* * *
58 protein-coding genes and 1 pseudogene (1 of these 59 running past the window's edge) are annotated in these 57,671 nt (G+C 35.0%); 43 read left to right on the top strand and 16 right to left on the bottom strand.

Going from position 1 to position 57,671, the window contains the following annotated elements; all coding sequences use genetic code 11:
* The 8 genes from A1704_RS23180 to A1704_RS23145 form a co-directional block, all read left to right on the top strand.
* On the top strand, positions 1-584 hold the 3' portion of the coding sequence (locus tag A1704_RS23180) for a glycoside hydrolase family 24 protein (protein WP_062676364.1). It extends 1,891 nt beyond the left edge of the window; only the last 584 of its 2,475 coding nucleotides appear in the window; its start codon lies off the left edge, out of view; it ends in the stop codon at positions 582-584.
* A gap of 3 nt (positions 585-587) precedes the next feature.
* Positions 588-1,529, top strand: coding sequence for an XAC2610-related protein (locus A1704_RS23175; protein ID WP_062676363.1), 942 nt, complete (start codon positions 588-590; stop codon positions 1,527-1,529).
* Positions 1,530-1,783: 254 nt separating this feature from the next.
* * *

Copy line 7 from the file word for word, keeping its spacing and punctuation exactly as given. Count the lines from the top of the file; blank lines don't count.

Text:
* Positions 1,530-1,783: 254 nt separating this feature from the next.